• 10 garlic cloves, peeled and roughly chopped
  • 1 large bunch cilantro, stems and leaves, roughly chopped (about 1 1/2 packed cups)
  • 1 tablespoon extra virgin olive oil
  • 1 bunch culantro, optional if you can find it


  • Roughly chop all ingredients and combine in a large bowl.
  • Pulse in the blender or food processor in about 4 to 5 batches until finely chopped and semi-smooth but still chunky, but don’t over-blend it into a puree. You may have to stop and use a spoon to mix things around to get it to blend evenly. If you must, you can add a few teaspoons of water to each batch to help it blend.
    Puerto Rican Sofrito
  • Transfer the sofrito into ice cube trays to freeze for later use.
    How To Freeze Sofrito
  • Can be frozen up to 6 months. Refrigerate up to 7 days.


*If you can find aji dulces you can use them in place of the cubanelle peppers. Use about 15 to 20.


Serving: 1/4 cup, Calories: 27kcal, Carbohydrates: 4g, Protein: 0.5g, Fat: 1g, Sodium: 7.5mg, Fiber: 1g, Sugar: 2g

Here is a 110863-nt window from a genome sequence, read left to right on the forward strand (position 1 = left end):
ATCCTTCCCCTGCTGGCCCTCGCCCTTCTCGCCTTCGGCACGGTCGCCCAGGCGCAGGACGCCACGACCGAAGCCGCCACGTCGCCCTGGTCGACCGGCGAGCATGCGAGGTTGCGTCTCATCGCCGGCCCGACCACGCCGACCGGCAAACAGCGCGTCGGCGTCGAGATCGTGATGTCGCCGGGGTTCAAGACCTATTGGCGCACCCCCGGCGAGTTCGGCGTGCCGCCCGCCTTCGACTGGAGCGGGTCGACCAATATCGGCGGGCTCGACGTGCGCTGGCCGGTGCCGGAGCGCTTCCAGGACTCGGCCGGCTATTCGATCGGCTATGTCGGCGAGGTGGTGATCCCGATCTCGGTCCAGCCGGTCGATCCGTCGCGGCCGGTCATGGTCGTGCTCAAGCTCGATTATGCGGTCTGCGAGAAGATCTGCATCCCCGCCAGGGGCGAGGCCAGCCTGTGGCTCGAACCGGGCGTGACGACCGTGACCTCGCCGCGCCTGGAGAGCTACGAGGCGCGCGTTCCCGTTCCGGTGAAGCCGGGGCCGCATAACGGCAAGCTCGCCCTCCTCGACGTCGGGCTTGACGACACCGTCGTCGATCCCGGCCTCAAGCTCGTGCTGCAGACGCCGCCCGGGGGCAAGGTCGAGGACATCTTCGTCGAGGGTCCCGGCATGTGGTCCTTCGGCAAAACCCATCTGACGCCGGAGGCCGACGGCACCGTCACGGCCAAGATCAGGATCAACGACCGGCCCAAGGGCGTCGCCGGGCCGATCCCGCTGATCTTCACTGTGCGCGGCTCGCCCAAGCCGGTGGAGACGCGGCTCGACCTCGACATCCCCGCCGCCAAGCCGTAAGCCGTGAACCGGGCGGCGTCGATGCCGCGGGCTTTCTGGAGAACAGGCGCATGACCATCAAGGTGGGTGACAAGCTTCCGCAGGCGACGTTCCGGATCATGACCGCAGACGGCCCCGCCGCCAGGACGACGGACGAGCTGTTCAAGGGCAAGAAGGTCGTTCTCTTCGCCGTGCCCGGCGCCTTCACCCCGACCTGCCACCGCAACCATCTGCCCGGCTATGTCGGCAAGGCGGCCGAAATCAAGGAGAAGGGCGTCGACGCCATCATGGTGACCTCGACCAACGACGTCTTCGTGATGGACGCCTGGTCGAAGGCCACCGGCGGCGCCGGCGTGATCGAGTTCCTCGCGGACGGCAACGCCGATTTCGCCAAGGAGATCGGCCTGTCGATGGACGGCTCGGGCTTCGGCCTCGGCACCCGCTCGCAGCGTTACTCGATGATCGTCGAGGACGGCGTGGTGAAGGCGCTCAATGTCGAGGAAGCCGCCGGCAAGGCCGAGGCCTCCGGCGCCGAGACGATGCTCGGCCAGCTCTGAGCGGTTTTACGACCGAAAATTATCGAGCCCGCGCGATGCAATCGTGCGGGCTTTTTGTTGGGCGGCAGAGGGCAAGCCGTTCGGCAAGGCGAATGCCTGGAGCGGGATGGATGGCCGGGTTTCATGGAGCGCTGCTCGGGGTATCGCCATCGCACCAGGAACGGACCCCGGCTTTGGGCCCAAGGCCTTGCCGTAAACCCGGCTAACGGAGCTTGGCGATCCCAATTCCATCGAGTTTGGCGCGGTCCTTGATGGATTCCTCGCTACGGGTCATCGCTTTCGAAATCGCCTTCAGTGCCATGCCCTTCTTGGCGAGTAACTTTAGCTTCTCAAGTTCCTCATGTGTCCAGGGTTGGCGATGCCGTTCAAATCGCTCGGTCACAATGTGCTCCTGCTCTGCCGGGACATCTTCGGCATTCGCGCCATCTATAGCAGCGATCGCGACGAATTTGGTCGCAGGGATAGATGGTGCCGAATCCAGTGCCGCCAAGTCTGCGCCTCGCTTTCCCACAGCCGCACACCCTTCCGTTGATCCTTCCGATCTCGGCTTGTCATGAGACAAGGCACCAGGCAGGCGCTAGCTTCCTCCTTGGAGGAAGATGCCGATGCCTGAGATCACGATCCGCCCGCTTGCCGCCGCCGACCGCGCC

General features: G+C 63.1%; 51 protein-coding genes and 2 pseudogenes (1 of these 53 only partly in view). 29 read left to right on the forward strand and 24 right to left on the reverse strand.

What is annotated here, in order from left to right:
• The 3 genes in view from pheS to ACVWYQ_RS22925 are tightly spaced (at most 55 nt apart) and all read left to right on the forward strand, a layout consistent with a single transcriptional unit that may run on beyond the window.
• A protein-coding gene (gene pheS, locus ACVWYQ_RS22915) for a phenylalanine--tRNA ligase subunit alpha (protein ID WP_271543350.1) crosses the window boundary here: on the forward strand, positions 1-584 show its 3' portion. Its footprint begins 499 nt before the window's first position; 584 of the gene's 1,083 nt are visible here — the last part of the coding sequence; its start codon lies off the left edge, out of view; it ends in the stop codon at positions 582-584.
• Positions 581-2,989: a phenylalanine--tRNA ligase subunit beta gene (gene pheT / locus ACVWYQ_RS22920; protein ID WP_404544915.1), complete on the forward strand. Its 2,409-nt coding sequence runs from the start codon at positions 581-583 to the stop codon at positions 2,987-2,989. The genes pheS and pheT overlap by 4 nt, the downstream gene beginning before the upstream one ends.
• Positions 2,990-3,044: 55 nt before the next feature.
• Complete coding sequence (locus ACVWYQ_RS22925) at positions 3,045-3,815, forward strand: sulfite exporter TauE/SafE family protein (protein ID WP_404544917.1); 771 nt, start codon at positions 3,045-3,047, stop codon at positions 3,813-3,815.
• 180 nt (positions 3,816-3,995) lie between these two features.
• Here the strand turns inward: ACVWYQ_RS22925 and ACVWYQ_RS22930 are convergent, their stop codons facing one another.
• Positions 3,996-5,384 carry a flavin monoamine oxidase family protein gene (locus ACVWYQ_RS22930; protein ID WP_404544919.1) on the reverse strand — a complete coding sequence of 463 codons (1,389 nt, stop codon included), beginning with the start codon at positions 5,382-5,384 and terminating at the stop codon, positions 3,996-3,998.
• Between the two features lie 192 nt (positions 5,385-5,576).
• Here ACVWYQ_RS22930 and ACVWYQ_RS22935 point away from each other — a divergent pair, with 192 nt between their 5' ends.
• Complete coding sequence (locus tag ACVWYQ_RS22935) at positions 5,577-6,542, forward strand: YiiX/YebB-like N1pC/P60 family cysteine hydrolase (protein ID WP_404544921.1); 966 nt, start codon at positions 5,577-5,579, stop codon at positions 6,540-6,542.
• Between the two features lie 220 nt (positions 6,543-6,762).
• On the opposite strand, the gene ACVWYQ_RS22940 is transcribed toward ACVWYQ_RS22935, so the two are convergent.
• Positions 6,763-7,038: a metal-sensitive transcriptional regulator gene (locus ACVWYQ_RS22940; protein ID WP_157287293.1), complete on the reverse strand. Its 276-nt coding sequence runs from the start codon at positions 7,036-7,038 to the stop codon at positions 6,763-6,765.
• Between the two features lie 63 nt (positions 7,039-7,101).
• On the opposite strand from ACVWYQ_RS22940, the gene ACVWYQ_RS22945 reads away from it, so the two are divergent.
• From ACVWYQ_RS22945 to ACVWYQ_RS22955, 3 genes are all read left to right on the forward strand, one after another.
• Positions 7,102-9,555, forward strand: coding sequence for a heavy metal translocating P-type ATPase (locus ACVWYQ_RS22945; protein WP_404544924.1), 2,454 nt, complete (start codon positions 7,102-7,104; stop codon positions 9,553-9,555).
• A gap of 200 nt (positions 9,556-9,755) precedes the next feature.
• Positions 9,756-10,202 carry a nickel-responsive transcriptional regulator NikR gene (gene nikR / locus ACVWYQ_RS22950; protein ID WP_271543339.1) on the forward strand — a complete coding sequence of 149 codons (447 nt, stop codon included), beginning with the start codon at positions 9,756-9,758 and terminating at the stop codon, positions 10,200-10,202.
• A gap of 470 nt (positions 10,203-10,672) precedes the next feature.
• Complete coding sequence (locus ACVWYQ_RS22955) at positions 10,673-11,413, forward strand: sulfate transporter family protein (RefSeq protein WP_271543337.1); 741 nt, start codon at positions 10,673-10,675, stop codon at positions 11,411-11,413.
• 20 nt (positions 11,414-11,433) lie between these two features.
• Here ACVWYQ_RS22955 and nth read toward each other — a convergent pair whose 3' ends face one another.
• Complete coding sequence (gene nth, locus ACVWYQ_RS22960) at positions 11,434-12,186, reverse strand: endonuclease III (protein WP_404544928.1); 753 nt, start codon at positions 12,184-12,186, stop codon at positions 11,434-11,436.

Keywords: Puerto rican sofrito, sofrito

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  1. Hi. Would live to try, but have never heard of the two peppers you mentioned. Can any other be substituted? Poblano, or if it needs spice, jalapeno?

  2. Easy to make & freeze so you have it on hand for recipes. Bravo! 

  3. This is a true Puerto Rico condiment in which my mother handed down to me and I to my daughter. So now my granddaughter uses it on her foods. It’s a generation keeper.

  4. Chill, puerto rican sofrito is only supposed to be stored in 2 different types of containers, and only 2. The Tupperware with the ridges on top usually in a burnt orange, avocado green or mustardy yellow. Or in an expired margarine land o lakes or country crock.

  5. This sounds delicious!  Do you have any bean recipes you use this for that you can share?  Thank you!